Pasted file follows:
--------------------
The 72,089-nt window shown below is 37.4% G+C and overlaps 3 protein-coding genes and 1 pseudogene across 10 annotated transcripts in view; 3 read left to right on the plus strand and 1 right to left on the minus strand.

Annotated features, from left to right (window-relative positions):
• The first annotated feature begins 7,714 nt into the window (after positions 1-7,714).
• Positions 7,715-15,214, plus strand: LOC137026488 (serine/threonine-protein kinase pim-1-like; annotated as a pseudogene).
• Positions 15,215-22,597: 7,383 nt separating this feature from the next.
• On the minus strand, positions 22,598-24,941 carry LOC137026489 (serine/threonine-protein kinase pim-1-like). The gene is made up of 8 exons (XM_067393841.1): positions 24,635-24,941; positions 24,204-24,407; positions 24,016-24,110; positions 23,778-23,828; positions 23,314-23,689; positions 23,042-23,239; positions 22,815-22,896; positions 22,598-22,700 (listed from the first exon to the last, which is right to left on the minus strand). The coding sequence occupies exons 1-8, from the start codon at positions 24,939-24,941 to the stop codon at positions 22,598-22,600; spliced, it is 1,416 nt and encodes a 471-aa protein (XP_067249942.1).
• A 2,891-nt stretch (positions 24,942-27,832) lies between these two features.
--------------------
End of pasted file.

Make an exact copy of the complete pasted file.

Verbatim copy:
The 72,089-nt window shown below is 37.4% G+C and overlaps 3 protein-coding genes and 1 pseudogene across 10 annotated transcripts in view; 3 read left to right on the plus strand and 1 right to left on the minus strand.

Annotated features, from left to right (window-relative positions):
• The first annotated feature begins 7,714 nt into the window (after positions 1-7,714).
• Positions 7,715-15,214, plus strand: LOC137026488 (serine/threonine-protein kinase pim-1-like; annotated as a pseudogene).
• Positions 15,215-22,597: 7,383 nt separating this feature from the next.
• On the minus strand, positions 22,598-24,941 carry LOC137026489 (serine/threonine-protein kinase pim-1-like). The gene is made up of 8 exons (XM_067393841.1): positions 24,635-24,941; positions 24,204-24,407; positions 24,016-24,110; positions 23,778-23,828; positions 23,314-23,689; positions 23,042-23,239; positions 22,815-22,896; positions 22,598-22,700 (listed from the first exon to the last, which is right to left on the minus strand). The coding sequence occupies exons 1-8, from the start codon at positions 24,939-24,941 to the stop codon at positions 22,598-22,600; spliced, it is 1,416 nt and encodes a 471-aa protein (XP_067249942.1).
• A 2,891-nt stretch (positions 24,942-27,832) lies between these two features.